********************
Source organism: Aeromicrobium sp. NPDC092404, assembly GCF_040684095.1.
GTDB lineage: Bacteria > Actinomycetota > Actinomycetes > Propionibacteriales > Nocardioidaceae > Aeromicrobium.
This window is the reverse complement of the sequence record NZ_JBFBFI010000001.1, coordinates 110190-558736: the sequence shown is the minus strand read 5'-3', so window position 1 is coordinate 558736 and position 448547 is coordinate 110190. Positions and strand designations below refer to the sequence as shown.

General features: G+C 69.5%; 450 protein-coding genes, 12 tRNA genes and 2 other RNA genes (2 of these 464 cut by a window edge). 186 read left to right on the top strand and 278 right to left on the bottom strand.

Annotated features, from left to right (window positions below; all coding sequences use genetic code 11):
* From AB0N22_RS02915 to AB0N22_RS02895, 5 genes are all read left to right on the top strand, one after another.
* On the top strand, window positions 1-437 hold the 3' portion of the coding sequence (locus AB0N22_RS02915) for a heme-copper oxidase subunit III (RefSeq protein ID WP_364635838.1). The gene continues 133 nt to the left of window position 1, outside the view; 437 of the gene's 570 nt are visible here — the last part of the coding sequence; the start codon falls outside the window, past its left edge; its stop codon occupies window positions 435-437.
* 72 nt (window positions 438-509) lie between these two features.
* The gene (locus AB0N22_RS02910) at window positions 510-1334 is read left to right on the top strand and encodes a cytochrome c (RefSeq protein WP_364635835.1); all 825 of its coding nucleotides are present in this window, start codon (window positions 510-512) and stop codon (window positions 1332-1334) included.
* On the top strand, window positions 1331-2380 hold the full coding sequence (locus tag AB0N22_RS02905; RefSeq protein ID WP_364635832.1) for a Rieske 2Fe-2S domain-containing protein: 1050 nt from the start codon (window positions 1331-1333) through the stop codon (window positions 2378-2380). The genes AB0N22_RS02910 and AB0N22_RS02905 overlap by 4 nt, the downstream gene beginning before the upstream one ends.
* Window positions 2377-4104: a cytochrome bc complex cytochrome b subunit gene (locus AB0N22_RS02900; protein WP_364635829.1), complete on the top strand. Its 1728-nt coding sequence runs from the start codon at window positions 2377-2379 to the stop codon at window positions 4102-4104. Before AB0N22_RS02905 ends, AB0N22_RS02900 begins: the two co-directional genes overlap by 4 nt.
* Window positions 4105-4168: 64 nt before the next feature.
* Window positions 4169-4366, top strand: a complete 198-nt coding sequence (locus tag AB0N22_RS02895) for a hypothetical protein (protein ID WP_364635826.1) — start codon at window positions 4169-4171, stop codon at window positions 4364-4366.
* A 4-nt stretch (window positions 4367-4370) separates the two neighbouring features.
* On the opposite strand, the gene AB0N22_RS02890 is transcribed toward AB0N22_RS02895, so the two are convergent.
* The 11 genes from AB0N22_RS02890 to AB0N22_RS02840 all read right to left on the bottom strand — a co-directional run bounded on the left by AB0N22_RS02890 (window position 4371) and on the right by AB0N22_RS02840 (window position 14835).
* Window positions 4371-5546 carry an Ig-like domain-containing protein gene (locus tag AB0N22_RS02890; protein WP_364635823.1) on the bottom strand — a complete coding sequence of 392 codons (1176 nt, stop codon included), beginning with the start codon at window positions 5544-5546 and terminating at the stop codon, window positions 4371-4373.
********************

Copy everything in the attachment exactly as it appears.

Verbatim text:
Source organism: Aeromicrobium sp. NPDC092404, assembly GCF_040684095.1.
GTDB lineage: Bacteria > Actinomycetota > Actinomycetes > Propionibacteriales > Nocardioidaceae > Aeromicrobium.
This window is the reverse complement of the sequence record NZ_JBFBFI010000001.1, coordinates 110190-558736: the sequence shown is the minus strand read 5'-3', so window position 1 is coordinate 558736 and position 448547 is coordinate 110190. Positions and strand designations below refer to the sequence as shown.

General features: G+C 69.5%; 450 protein-coding genes, 12 tRNA genes and 2 other RNA genes (2 of these 464 cut by a window edge). 186 read left to right on the top strand and 278 right to left on the bottom strand.

Annotated features, from left to right (window positions below; all coding sequences use genetic code 11):
* From AB0N22_RS02915 to AB0N22_RS02895, 5 genes are all read left to right on the top strand, one after another.
* On the top strand, window positions 1-437 hold the 3' portion of the coding sequence (locus AB0N22_RS02915) for a heme-copper oxidase subunit III (RefSeq protein ID WP_364635838.1). The gene continues 133 nt to the left of window position 1, outside the view; 437 of the gene's 570 nt are visible here — the last part of the coding sequence; the start codon falls outside the window, past its left edge; its stop codon occupies window positions 435-437.
* 72 nt (window positions 438-509) lie between these two features.
* The gene (locus AB0N22_RS02910) at window positions 510-1334 is read left to right on the top strand and encodes a cytochrome c (RefSeq protein WP_364635835.1); all 825 of its coding nucleotides are present in this window, start codon (window positions 510-512) and stop codon (window positions 1332-1334) included.
* On the top strand, window positions 1331-2380 hold the full coding sequence (locus tag AB0N22_RS02905; RefSeq protein ID WP_364635832.1) for a Rieske 2Fe-2S domain-containing protein: 1050 nt from the start codon (window positions 1331-1333) through the stop codon (window positions 2378-2380). The genes AB0N22_RS02910 and AB0N22_RS02905 overlap by 4 nt, the downstream gene beginning before the upstream one ends.
* Window positions 2377-4104: a cytochrome bc complex cytochrome b subunit gene (locus AB0N22_RS02900; protein WP_364635829.1), complete on the top strand. Its 1728-nt coding sequence runs from the start codon at window positions 2377-2379 to the stop codon at window positions 4102-4104. Before AB0N22_RS02905 ends, AB0N22_RS02900 begins: the two co-directional genes overlap by 4 nt.
* Window positions 4105-4168: 64 nt before the next feature.
* Window positions 4169-4366, top strand: a complete 198-nt coding sequence (locus tag AB0N22_RS02895) for a hypothetical protein (protein ID WP_364635826.1) — start codon at window positions 4169-4171, stop codon at window positions 4364-4366.
* A 4-nt stretch (window positions 4367-4370) separates the two neighbouring features.
* On the opposite strand, the gene AB0N22_RS02890 is transcribed toward AB0N22_RS02895, so the two are convergent.
* The 11 genes from AB0N22_RS02890 to AB0N22_RS02840 all read right to left on the bottom strand — a co-directional run bounded on the left by AB0N22_RS02890 (window position 4371) and on the right by AB0N22_RS02840 (window position 14835).
* Window positions 4371-5546 carry an Ig-like domain-containing protein gene (locus tag AB0N22_RS02890; protein WP_364635823.1) on the bottom strand — a complete coding sequence of 392 codons (1176 nt, stop codon included), beginning with the start codon at window positions 5544-5546 and terminating at the stop codon, window positions 4371-4373.